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Anatomy Of A Manufacturing Site Decision

Aamir Paul Headshot
c/o Aamir Paul
Schneider Electric made its selection of Tennessee because of advantages in labor, logistics, existing operations—and weather.

How Schneider Electric decided to invest $140 million more into two plants making industrial electrical equipment in Tennessee provides the anatomy of a site decision made against a current backdrop of urgent but mixed messages from the marketplace and the U.S. government.

The France-based manufacturing giant said recently that it plans to transform and equip an existing 500,000-square-foot building in Mt. Juliet, Tennessee, and to upgrade its existing Smyrna, Tennessee manufacturing plant, creating a total of 455 jobs for manufacturing technicians, engineers and other factory positions.

The decision was based on continuing demand for Schneider’s equipment to build out new EV, battery and chip-making plants even amid slowdowns in those two areas of construction, and to equip new data centers to support the growth of AI; marketplace interest in energy-saving manufacturing systems; pressures to invest in the company’s U.S. manufacturing base; and new federal-government incentives for Schneider to count on that combination of factors.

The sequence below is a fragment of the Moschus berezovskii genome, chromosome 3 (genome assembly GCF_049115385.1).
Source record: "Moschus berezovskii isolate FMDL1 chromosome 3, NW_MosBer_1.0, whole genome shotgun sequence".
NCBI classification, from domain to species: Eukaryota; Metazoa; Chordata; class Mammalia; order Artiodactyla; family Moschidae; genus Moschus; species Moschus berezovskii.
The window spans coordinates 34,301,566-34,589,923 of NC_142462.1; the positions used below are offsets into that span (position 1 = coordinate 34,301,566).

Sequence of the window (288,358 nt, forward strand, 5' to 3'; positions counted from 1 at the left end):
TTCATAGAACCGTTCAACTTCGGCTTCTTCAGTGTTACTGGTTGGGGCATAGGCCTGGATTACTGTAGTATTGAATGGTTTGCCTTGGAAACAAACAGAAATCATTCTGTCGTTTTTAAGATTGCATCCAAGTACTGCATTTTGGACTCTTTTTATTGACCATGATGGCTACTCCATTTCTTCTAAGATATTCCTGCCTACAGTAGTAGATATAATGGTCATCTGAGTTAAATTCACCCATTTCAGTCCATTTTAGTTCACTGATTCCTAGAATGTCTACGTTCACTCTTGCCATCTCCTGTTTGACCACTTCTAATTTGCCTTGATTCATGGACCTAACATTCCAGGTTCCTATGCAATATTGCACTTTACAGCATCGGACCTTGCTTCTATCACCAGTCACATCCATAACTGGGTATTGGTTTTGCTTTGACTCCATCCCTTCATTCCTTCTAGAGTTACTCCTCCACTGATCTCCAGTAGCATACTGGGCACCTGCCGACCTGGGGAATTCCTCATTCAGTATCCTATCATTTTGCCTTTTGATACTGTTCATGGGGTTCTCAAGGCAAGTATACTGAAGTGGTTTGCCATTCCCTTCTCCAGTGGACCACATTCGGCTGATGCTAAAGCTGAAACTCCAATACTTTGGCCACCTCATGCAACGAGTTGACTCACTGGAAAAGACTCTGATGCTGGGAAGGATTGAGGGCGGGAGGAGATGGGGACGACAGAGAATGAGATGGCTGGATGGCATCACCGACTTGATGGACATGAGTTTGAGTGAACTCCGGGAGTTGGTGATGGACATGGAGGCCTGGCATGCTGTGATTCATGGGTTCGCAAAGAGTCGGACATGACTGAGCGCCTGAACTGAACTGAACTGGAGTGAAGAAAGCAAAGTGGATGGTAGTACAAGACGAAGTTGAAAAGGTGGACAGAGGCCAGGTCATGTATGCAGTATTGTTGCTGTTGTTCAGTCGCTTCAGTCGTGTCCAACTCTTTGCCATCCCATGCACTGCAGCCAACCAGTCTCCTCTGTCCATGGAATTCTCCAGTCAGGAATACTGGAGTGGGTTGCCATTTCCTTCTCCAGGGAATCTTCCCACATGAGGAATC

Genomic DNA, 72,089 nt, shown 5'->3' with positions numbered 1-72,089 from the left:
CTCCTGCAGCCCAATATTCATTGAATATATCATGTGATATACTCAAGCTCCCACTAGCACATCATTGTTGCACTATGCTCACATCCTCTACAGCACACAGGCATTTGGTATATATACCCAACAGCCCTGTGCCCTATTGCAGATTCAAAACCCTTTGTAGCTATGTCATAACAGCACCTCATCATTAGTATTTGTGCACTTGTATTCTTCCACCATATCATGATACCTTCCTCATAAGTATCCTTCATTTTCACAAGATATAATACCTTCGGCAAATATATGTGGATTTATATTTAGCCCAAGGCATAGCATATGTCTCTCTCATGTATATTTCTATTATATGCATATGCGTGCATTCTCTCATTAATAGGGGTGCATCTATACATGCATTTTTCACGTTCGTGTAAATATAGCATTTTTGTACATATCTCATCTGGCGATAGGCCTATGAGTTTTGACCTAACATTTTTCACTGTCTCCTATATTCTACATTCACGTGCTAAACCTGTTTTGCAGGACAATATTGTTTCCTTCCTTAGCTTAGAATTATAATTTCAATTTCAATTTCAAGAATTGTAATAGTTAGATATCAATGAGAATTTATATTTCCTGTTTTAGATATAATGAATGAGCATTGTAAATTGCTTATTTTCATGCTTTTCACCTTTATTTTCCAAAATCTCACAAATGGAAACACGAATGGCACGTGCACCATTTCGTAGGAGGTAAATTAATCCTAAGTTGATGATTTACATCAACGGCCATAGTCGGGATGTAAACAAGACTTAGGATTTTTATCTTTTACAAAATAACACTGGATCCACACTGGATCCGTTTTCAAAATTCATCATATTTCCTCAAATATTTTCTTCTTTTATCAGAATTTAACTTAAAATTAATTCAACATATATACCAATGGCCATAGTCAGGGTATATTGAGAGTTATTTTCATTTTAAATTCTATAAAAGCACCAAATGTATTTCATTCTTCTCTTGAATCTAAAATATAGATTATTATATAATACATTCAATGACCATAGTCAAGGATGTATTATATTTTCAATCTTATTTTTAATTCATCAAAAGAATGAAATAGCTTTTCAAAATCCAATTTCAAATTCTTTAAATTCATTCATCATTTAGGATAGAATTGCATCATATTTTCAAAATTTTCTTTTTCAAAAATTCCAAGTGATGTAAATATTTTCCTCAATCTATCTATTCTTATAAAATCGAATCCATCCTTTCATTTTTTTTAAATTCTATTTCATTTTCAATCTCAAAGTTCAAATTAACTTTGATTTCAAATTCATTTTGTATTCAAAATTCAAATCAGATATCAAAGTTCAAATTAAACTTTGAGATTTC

“The tailwinds continue to create a favorable environment for these investments,” Aamir Paul, executive vice president of Schneider Electric North America, based in Boston, tells Chief Executive. “There are big projects such as battery plants. There will be slippage. There will also be pull-in. But if you take the long view, we feel confident those investments will continue and be critical to building the foundation of infrastructure in the U.S.”

Tennessee has become a popular destination for CEOs making plant-investment decisions. Schneider decided to make its own new investments in Tennessee—an addition to the $440 million it already has put into facilities across its U.S. manufacturing network since 2020—instead of somewhere else based on four main factors, Paul says.

First was the availability of digital talent in Tennessee, both technical and production labor, that could handle Schneider’s increasingly automated approach to production.

Second, Schneider favored places friendly to “intra-country logistics in terms of trucking and rail,” Paul says, as well as locations close to the company’s other existing factories in places like Texas, and to suppliers. Third, Schneider has a technical center in Franklin, Tennessee, “and it would be easy for people to get together and collaborate.”

And, he concludes, Schneider wanted “resilience from extreme weather events,” learning from the traumatic freeze in Texas in 2021. “We realized then that a lot of our operations were impacted because of our concentration risk and [reliance] on the ERCOT [electricity] grid in Texas,” he says. “That risk could have been elsewhere from hurricanes or tornadoes or flooding. No part of the country is immune. So we wanted to minimize the risk that a single event would impact multiple facilities at the same time.”


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